Buses in Sri Lanka have two speeds – extremely slow or ridiculously fast. Our bus from Ella to Dambulla was going so fast that Derek was using his arm as a human seat belt for me in case we got into an accident. This driver was ruthless. Overtaking without considering the oncoming traffic and taking corners so hard it felt as though we were going to tip over. Derek and I were counting down the minutes until we could get off and kiss the ground.
Dambulla isn’t the most exciting town but we used it as our base for Sigiriya and Anuradhapura which were both about an hour bus ride away. Don’t worry mums and dads, these buses were much safer.
The major attractions in Sri Lanka are ridiculously expensive for foreigners so we have been looking into ways to either get around the cost or find other cool things to do that are cheaper or better yet, free. Both Sigiriya and Anuradhapura were no exception.
Many tourists pay 40USD to climb Sigiriya (Lion’s) Rock, one of the largest rock formations in Sri Lanka. Not only is this at least 3-4 nights of accommodation but the climb itself is packed all the way up to the top. We decided to avoid this and climb the rock next to it, Pigurangala.
The climb was wasn’t at all congested and had some beautiful stops along the way. On the way to Pigurangala Rock we saw warning signs for wild elephants! Derek mentioned that they are meant to be quite aggressive but I still secretly wanted to see one. Even though the chances of seeing any were slim, we still had an escape plan just in case; climb up the closest tree and hold on for dear life.
To reach the top of Pigurangala, you had to scale large boulders which was lots of fun. Once you made it over the boulders, you got an incredible, uninterrupted view of Sigiriya Rock. You could even see the ant trail of tourists making their way up the rock. If you climbed a little further you got a 360 degree view of Sigiriya Rock and the surrounding landscape. Both viewpoints were breathtaking.
We decided to take it easy for the rest of the afternoon. As we were relaxing in bed, we heard a loud groan coming from right outside our door. We both looked at each other and ran to the door to see what was going on. It was a cute little calf and it seemed to be looking for its mum or his friends! By the time we put our shoes on to go help him, he was gone.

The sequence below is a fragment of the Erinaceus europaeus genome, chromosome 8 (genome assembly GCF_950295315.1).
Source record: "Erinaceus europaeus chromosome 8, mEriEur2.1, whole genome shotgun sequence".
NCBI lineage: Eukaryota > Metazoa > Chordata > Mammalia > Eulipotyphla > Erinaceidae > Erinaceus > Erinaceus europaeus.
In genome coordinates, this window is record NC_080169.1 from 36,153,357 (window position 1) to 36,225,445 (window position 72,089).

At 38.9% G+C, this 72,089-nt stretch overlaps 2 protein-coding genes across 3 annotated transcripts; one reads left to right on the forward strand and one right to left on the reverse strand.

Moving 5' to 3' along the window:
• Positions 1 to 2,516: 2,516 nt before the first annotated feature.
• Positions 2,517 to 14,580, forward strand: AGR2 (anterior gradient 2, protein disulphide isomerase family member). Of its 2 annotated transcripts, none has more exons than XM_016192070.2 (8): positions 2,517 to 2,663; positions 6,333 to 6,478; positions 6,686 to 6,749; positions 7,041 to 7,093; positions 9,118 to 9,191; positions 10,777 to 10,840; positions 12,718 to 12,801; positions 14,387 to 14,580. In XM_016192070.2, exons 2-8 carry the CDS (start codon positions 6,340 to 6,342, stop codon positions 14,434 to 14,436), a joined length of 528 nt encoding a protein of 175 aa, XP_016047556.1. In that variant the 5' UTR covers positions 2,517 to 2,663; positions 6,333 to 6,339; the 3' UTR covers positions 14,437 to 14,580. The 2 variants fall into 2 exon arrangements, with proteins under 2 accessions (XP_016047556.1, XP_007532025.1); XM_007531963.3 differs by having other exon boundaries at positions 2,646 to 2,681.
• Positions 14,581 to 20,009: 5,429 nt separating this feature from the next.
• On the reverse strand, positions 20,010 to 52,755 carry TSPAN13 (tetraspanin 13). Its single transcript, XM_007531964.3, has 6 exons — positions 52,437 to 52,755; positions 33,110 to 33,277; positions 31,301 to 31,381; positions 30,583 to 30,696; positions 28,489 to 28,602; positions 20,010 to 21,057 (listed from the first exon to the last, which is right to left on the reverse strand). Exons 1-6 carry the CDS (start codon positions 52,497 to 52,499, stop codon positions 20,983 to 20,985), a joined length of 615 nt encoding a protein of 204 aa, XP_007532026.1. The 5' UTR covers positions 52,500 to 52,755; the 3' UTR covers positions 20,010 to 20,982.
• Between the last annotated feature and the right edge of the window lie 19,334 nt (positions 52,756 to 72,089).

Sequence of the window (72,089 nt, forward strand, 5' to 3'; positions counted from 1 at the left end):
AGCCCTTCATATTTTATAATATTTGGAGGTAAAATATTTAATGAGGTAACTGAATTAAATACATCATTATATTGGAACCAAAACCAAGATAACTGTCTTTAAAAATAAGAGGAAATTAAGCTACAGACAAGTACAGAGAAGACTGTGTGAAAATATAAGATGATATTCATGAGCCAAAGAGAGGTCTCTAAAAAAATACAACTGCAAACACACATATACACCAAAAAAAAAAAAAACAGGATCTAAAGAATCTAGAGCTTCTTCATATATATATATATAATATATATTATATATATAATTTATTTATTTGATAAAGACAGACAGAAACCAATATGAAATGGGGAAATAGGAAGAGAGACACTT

The following day we decided to visit the ancient town of Anuradhapura which was home to the second most sacred temple in Sri Lanka, the Sri Maha Bodhiya (Bodhi Tree Temple). The temple houses a Bodhi tree which is allegedly a cutting from the original Bodhi tree in which Buddha gained enlightenment. It has been guarded for over 2,000 years. We also visited a few other surrounding temples which were also pretty impressive.
Now, usually it costs foreigners 25USD to access these temples, which many people agree is pretty outrageous. Initially we were going to see if we could just confidently walk past the checkpoint but then realised that the closest temple was 6km away. Looking for other options, we flagged down a tuk tuk driver and let him know the scenario; we wanted to see the temples but didn’t want to have to pay the entrance fee. He nodded and agreed to drive us through the checkpoint and around to visit the temples for a fraction of the price. Bargain!
When visiting temples or sacred places you should always dress appropriately i.e. no singlets or shorts. I should have done my own research but Derek failed to mention to me that at these particular temples, you were meant to wear white or light coloured clothing as a sign of respect. Of course I chose to wear a black t-shirt and black and white patterned pants that day. I felt so out of place the entire time. To try and show I was not being disrespectful, I just kept smiling and tried to look as friendly as possible. I hope it worked – sorry, guys! (thanks, Derek).
Our time in Dambulla was surprisingly eventful given that it’s an otherwise sleepy little town. After our high speed bus ride, the threat of being trampled by wild elephants and our sneaking into temples, we were more than ready for a change of scenery. Next stop, Trincomalee.